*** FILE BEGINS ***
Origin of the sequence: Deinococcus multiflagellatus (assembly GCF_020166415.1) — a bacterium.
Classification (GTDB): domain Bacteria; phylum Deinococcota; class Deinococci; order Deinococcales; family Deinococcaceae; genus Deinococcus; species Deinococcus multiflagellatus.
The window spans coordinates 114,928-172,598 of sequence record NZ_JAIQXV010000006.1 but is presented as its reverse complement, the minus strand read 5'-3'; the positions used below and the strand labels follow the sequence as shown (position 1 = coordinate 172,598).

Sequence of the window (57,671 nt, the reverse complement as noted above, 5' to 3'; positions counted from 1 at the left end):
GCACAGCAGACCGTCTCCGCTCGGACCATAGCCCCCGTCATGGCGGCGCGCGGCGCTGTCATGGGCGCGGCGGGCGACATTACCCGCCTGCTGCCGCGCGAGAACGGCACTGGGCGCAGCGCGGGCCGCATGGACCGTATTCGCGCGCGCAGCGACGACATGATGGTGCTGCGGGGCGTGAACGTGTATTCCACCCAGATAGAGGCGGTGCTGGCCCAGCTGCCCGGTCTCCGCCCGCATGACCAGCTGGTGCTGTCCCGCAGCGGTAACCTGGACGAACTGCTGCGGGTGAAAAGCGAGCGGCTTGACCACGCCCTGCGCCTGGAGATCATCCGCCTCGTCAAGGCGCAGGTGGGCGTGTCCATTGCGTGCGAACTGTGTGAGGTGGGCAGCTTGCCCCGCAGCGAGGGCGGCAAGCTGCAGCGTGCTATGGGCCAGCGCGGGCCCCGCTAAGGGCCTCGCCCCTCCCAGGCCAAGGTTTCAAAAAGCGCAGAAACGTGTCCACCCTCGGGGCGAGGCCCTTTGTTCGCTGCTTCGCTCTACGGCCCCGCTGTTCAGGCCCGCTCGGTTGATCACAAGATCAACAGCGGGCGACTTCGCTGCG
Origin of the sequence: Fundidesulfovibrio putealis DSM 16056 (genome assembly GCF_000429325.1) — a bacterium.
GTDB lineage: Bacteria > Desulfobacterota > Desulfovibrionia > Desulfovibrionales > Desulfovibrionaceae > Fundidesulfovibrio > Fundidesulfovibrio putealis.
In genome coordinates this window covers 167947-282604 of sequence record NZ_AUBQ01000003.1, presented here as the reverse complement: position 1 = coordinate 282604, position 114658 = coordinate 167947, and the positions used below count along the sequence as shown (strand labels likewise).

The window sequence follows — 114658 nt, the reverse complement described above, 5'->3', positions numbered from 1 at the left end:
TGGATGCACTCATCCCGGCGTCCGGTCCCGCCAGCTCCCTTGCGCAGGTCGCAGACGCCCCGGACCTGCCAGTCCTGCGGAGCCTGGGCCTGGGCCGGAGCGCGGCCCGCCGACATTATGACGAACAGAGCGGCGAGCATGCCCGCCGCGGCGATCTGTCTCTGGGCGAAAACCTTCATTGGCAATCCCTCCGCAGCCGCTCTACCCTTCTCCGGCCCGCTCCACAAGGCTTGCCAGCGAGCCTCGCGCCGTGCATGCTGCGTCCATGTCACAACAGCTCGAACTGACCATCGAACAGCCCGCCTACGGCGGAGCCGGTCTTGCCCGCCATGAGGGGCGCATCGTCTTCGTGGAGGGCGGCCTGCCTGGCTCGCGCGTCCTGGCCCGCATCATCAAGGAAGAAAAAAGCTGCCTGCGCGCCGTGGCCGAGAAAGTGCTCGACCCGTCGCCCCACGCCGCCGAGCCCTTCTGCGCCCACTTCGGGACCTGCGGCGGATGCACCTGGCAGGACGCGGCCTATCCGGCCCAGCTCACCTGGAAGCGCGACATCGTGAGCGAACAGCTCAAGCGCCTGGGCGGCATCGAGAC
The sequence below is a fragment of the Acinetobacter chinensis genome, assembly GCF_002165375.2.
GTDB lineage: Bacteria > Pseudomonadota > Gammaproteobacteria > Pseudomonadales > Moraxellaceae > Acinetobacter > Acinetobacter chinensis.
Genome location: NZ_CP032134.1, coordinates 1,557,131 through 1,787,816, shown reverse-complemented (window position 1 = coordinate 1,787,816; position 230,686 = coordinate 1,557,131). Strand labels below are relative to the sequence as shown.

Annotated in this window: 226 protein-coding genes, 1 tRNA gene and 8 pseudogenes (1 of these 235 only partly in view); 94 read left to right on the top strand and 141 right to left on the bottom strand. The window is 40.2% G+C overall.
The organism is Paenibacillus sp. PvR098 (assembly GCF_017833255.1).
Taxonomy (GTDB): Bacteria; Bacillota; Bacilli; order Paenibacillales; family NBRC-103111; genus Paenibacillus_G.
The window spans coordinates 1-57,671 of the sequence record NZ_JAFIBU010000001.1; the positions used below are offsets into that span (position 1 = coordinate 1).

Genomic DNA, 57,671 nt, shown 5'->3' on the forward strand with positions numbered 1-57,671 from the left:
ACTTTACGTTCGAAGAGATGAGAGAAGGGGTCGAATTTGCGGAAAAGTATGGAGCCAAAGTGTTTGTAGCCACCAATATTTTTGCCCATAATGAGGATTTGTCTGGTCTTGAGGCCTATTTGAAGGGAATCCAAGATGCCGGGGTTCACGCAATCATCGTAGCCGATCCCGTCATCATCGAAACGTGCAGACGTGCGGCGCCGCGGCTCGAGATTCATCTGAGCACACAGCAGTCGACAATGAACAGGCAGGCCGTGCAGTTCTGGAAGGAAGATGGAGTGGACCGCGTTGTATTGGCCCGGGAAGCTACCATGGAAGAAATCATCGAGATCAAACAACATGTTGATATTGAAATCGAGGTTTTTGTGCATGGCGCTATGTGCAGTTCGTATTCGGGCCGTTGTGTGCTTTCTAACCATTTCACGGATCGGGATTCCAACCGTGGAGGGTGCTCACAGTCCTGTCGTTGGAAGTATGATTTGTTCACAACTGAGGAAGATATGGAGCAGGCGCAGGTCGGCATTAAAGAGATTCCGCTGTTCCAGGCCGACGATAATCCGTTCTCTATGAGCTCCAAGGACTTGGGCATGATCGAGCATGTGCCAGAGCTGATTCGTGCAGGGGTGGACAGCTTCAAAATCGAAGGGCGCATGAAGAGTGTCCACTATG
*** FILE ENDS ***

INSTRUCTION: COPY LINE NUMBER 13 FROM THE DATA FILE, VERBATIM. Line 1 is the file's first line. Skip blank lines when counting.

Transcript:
Genome location: NZ_CP032134.1, coordinates 1,557,131 through 1,787,816, shown reverse-complemented (window position 1 = coordinate 1,787,816; position 230,686 = coordinate 1,557,131). Strand labels below are relative to the sequence as shown.